Luckily, the 0.2 version of the WebP tools has been released, and with this, the Lossless Photo Compression Benchmark has been updated to include results for WebP and ImageZero. Here are the most interesting results:

Software / License Size (% of 3.46 GB) Compression Decompression
uncompressed 100.0%
bzip2 -1 (bzip2 License) 56.3% 476 s 218 s
PNG (libpng License) 42.5% 844 s 72 s
ImageZero (BSD) 41.3% 23 s 21 s
JPEG-LS (HP License) 37.4% 107 s 92 s
lossless WebP (BSD) 35.6% 7525 s 110 s
Flic (proprietary) 30.0% 210 s 231 s
Gralic (proprietary) 28.1% 1734 s 1897 s

Reverse Antialiasing for Image Scaling

When enlarging screen images, for example using screen magnifier utilities such as KDE’s KMag, the antialiasing used for rendering text becomes very visible (see left image). To limit the effect, simple pixel replication is not suited, but a different scaling algorithm needs to be used. The simplest of those algorithms is the bilinear filtering method, which is quite fast, but has the disadvantage of blurring the result.

More advanced methods, such as the Mitchell filter, obtain better results, but are slower to compute and introduce new kinds of artifacts, called ringing. For more information about the kind of artifacts linear scaling methods introduce, please refer to this interpolation introduction.

Image Scaling Comparison

Several methods for non-linear image scaling were proposed, some of them especially fast, some of them optimized for pixel art, others using several megabytes of trained neuronal networks etc. There is always a trade off you have to make between the image quality, and the speed you get.

While the source code for the neuronal network-based scaler is available (as well as the trained data), it was out of scope for a simple screen magnifier, such as KMag. The algorithm should be fast (maybe the speed of a bicubic scaler), and work without additional data, so that it can be used for KMag.

Again, I was not satisfied with the methods that were previously freely available, so I developed my own version of a scaling algorithm. This time it is optimized for scaling antialiased text or rasterized vector graphics, because it effectively reverses the antialiasing process. The quality is certainly not perfect, especially when faced with thin diagonal lines, but I consider it good and fast enough to be useful in KMag. It should also be quite useful as a resolution doubler for high-resolution (“Retina”) displays, and GPU implementations should be simple.

On the right image, you can see my result, using some text and some graphics from the Oxygen team (unscaled image here). To get an impression how it looks as a screen magnifier, here is a screenshot of a Dolphin window (made by Peter Penz), and its resolution doubled version.

A description of the algorithm will follow later. Just be a bit patient, I am still learning TeX 🙂

Fast Lossless Color Image Compression

In the research field of compression, the usual goal is to achieve the best possible compression rate. The best known algorithms, however, are very slow, and sometimes impractical for real-world applications.

When dealing with images, the situation becomes especially worse considering the fact that photo resolutions are ever increasing. Image sizes of 4500×3000 pixels (or more) are not uncommon. Uncompressed, this amounts to 40 megabytes for 24 bits/pixel, and having to wait several seconds for the image to load or save is annoying.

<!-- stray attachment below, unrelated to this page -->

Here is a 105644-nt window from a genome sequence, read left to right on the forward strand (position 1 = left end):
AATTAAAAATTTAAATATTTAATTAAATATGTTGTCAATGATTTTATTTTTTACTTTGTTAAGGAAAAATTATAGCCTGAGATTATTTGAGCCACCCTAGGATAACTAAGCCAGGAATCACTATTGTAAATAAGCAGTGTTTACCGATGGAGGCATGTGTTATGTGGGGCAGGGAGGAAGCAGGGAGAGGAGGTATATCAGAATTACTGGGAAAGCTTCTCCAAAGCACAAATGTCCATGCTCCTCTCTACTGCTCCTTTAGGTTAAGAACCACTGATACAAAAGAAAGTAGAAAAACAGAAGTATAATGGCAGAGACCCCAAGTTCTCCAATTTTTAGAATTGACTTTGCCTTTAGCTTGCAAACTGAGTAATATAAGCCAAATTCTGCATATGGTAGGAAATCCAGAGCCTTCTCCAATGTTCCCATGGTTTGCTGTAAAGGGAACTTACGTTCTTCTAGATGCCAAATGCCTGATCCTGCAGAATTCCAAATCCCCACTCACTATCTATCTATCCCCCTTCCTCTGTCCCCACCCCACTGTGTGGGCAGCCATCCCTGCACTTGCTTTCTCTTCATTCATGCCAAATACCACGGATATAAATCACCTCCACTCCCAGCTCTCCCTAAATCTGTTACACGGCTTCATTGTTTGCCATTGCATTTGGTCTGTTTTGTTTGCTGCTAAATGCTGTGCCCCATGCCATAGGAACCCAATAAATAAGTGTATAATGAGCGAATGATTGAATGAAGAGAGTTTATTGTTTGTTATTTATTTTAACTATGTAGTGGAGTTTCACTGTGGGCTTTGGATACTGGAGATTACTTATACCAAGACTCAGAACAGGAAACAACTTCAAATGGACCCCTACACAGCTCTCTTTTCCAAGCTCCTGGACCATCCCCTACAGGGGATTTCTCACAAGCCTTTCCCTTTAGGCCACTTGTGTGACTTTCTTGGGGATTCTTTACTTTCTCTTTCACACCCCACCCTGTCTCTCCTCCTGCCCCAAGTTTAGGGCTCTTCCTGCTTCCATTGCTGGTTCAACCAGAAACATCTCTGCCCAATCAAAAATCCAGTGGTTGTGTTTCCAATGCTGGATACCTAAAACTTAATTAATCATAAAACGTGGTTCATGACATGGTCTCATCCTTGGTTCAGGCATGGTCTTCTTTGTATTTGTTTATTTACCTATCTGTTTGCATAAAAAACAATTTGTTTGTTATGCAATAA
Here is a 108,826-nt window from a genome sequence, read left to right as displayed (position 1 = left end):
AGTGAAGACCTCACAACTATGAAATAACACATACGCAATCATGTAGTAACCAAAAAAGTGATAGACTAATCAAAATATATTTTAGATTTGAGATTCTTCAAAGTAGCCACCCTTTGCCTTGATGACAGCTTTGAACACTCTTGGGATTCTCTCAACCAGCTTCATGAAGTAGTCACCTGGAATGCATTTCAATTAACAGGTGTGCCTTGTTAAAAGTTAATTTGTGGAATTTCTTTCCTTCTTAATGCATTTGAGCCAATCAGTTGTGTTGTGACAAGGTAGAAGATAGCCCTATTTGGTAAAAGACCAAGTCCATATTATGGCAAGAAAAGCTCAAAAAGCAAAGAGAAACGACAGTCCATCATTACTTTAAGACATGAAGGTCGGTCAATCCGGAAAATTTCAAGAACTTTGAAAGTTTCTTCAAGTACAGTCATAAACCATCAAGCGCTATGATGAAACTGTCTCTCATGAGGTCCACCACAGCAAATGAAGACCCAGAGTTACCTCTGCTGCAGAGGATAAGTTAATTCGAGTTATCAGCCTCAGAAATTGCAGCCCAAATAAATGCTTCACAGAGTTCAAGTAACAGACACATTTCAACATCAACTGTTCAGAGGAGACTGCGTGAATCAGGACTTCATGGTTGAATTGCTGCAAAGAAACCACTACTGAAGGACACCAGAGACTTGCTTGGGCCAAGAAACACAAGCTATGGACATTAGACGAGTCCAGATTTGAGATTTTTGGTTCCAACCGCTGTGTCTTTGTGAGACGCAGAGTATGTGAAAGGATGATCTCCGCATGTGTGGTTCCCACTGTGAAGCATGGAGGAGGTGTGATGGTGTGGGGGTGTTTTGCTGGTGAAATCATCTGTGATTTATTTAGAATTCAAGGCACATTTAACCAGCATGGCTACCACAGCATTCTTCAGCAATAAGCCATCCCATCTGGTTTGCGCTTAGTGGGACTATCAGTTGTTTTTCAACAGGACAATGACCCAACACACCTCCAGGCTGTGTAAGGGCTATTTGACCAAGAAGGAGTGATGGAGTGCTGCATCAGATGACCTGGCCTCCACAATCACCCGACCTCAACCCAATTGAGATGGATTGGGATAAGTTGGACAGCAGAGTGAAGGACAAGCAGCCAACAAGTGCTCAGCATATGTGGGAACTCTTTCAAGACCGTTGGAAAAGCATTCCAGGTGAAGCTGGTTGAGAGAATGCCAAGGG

London Bridge (Tower Bridge) : Reflection on the River Thames
Photo by Anirudh Koul at Flickr

JPEG, the de-facto standard for image compression, while still one of the fastest methods available, has one major drawback: it compresses lossy, in other words, whenever the image is saved, some fidelity is lost. For situations where multiple load/save cycles are to be expected, for example in photo manipulation applications, this is inacceptable.

In the recent months, I have been evaluating available lossless image compression algorithms to select one that is fast, but also good in compression efficiency.

Looking at the Lossless Photo Compression Benchmark I was a bit disappointed to find out that PNG, while quite fast in decompression and offering moderate compression rates, is very slow when compressing images.

The JPEG-LS format, being significantly faster at compression compared to PNG, and even offering improved compression rates of about 15%, seemed a good choice at first. It has, however, several drawbacks: Not only is it slower than PNG in decompression, but HP also has a patent on the used context modeling. No-Go.

What does a programmer do, when he is not satisfied with what is available? Right, he re-invents the world, only to make it better: Last week, I released the initial version of ImageZero (iz, pronounced “easy”), a high-performance lossless RGB photo codec.

Being twice as fast as PNG when decompressing (and more than 20 times faster when compressing) it achieves compression ratios that are near or better than PNG for natural photos, sometimes even better than JPEG-LS for very high quality photos. ImageZero is not intended for grayscale or artificial images, but I may improve the algorithms for those image types.

Method File Size Compression Decompression
uncompressed 46380 KB
JLS 14984 KB 6.6 s 7.3 s
PNG 16256 KB 42.4 s 2.4 s
IZ 15496 KB 1.2 s 1.3 s
Results for the full resolution “London Bridge” photo (4507×3512 pixels)

The used algorithm is really easy: the per-pixel compression and decompression is done without any branches (except for a single branch in the bit coder), so that on today’s super scalar CPUs it can be executed very fast.

Possible uses include:
– image/thumbnail databases
– backing store for image processing apps
– future icon format

If you are interested, please help shaping the library API and file format for .iz files. We can use the kde-imaging mailing list for discussion.